Journalism is the first casualty as two UK newspapers with competing world views go to war.
The demise of the UK's tabloids has been exaggerated in the aftermath of the recent election.
If you are looking for an in-depth analysis of how the pre-election media campaign went for the two main parties, here is the data.
Labour's against-the-odds performance has defied conventional wisdom.
The late Gordon Burn's prophetic writing predicted our obsession with celebrity and the media.
Fleet Street's reaction to Theresa May's election announcement was just as expected: aggressive and partisan.
Kelvin MacKenzie's controversial article on footballer Ross Barkley was notable for a lack of basic checks. This tells us more about power dynamics in newsrooms than the competencies of sub-editors.
The billionaire digital tycoon has a vision for a bright future. His bright future, mainly.
A new book forecasts a challenging future for UK newspapers and mounts a strong argument for investment in quality.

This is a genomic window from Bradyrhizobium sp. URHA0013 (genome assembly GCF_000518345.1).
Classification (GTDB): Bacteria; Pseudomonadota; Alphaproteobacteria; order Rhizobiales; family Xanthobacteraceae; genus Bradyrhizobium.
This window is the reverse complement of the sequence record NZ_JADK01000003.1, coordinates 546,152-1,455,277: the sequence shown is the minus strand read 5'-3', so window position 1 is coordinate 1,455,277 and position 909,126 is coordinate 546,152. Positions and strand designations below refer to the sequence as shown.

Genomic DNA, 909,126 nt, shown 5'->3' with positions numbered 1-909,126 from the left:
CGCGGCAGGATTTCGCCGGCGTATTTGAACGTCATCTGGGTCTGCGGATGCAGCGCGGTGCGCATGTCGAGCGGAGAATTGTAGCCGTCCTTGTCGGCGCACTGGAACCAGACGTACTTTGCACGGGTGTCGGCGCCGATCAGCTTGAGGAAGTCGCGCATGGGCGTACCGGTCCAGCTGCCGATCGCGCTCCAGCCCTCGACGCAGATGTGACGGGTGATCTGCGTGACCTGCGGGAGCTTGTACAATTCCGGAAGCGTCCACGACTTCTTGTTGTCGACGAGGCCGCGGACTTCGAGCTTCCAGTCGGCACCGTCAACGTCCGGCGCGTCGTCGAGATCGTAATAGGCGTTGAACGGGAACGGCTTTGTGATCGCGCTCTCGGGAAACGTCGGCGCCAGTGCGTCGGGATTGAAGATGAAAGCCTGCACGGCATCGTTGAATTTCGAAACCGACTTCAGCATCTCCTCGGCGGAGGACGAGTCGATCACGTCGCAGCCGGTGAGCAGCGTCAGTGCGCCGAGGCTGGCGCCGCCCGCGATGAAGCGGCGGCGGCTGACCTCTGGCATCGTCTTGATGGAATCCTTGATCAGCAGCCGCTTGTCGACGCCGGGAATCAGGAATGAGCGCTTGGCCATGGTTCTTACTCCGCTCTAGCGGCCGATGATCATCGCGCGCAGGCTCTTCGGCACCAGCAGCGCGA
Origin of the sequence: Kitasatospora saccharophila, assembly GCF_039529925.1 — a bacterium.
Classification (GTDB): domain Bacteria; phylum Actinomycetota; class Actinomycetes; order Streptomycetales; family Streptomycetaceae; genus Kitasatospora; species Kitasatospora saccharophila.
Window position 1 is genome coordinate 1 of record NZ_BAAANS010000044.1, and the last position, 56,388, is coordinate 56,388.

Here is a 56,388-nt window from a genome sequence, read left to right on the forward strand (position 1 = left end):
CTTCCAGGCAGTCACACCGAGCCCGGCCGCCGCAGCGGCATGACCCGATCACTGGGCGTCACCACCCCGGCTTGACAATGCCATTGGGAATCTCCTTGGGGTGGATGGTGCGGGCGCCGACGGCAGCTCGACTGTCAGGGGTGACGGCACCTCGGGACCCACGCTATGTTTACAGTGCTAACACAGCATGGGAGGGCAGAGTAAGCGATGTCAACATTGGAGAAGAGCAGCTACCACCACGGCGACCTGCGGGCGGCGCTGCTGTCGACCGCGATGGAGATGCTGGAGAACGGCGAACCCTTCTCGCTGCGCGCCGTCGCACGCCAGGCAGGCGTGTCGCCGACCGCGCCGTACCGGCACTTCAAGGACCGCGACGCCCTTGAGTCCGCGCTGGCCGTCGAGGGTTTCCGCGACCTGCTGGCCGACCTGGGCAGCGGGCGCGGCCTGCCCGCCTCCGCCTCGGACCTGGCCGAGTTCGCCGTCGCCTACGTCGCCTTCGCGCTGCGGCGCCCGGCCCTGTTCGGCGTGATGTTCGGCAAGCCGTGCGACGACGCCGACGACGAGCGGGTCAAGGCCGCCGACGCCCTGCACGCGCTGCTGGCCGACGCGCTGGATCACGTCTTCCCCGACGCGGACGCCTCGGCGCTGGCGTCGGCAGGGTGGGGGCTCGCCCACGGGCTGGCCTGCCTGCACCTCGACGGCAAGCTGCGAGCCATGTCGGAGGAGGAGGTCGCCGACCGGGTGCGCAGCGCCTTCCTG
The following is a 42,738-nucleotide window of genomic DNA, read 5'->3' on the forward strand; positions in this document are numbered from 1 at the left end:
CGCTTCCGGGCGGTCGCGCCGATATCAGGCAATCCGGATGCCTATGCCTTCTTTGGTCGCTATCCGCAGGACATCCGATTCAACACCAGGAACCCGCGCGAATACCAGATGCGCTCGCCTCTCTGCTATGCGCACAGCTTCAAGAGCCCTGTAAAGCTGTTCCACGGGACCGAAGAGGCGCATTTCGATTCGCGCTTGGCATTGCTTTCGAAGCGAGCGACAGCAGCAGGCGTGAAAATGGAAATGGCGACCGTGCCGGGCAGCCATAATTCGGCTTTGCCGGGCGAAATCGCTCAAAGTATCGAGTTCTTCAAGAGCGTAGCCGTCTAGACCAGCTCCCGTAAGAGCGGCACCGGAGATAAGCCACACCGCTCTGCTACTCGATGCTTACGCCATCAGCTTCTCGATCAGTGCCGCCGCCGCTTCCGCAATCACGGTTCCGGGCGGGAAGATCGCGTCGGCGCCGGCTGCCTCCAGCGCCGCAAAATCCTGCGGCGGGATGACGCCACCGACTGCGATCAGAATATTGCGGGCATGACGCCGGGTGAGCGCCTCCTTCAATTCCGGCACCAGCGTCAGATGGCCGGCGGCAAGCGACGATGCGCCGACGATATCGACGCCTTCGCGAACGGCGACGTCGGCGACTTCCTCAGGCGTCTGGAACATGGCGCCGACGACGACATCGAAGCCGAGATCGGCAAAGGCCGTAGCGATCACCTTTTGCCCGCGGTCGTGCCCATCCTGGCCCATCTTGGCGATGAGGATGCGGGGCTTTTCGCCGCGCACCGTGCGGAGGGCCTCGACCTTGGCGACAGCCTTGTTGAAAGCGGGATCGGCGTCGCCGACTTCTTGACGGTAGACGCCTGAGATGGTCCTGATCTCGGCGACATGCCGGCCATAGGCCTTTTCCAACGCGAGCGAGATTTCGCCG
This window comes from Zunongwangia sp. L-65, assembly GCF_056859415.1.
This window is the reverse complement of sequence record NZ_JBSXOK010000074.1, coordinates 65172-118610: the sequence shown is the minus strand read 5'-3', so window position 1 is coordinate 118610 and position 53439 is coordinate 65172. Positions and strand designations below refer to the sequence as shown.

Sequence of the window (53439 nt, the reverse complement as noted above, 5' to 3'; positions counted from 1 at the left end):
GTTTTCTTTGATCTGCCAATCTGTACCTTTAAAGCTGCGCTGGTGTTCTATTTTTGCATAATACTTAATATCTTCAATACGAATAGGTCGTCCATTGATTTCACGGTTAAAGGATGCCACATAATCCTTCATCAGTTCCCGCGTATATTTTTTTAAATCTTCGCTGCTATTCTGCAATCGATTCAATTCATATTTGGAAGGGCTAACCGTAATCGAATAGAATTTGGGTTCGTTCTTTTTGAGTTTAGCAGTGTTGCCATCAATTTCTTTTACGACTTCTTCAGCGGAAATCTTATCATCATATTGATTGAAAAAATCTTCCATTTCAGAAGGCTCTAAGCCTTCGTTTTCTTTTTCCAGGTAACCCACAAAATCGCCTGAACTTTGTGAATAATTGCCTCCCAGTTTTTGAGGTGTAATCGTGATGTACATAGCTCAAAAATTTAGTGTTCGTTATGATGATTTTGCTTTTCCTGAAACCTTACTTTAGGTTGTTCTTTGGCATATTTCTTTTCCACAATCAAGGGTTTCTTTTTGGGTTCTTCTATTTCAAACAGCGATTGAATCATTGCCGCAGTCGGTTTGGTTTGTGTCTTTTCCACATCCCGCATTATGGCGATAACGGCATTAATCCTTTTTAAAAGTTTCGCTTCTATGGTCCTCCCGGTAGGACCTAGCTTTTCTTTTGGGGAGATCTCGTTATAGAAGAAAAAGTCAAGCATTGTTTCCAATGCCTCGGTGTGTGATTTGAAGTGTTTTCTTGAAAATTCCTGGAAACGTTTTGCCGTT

The big guns of Fleet Street are pressing for the government to abandon the Leveson reform process. But there are other voices out there.
The press needs a solution that works for everyone.
Research shows the vastly different ways the two newspapers approach this important issue.
News media publishers could face punitive sanctions from state approved regulation.
You won't believe how falling revenues are leading to news companies trashing journalistic standards.
The Daily Telegraph used hidden cameras to capture the England manager in an apparent impropriety ... and it cost him his job.
Satire should be a way of keeping the powerful in check, not sneering at the powerless.
The press is giving audiences the wrong idea about Britain's Muslims when it courts with extremists.
The continuing crisis in local newspapers – you'll miss them when they are gone.
When blame is allocated for going to war in 2003, save some for the UK press.
There was no need to censor Allied war reporters – they were required by law to follow the official line.